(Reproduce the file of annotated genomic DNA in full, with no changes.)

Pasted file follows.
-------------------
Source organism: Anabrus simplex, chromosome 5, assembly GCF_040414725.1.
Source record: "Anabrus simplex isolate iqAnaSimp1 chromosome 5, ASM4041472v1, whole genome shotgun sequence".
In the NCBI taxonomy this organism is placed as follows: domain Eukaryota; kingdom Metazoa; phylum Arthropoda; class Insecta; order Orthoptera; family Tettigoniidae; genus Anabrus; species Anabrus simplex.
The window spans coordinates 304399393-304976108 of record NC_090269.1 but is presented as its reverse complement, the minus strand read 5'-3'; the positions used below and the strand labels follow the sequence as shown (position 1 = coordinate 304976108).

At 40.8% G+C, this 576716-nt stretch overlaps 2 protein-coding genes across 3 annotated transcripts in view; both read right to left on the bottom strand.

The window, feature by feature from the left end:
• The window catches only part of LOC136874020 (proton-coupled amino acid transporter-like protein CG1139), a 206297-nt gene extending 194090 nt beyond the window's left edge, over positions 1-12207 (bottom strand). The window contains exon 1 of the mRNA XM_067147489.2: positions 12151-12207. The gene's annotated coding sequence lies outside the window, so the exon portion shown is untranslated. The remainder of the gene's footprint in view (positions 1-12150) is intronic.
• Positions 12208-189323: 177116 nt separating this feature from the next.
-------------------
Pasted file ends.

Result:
Source organism: Anabrus simplex, chromosome 5, assembly GCF_040414725.1.
Source record: "Anabrus simplex isolate iqAnaSimp1 chromosome 5, ASM4041472v1, whole genome shotgun sequence".
In the NCBI taxonomy this organism is placed as follows: domain Eukaryota; kingdom Metazoa; phylum Arthropoda; class Insecta; order Orthoptera; family Tettigoniidae; genus Anabrus; species Anabrus simplex.
The window spans coordinates 304399393-304976108 of record NC_090269.1 but is presented as its reverse complement, the minus strand read 5'-3'; the positions used below and the strand labels follow the sequence as shown (position 1 = coordinate 304976108).

At 40.8% G+C, this 576716-nt stretch overlaps 2 protein-coding genes across 3 annotated transcripts in view; both read right to left on the bottom strand.

The window, feature by feature from the left end:
• The window catches only part of LOC136874020 (proton-coupled amino acid transporter-like protein CG1139), a 206297-nt gene extending 194090 nt beyond the window's left edge, over positions 1-12207 (bottom strand). The window contains exon 1 of the mRNA XM_067147489.2: positions 12151-12207. The gene's annotated coding sequence lies outside the window, so the exon portion shown is untranslated. The remainder of the gene's footprint in view (positions 1-12150) is intronic.
• Positions 12208-189323: 177116 nt separating this feature from the next.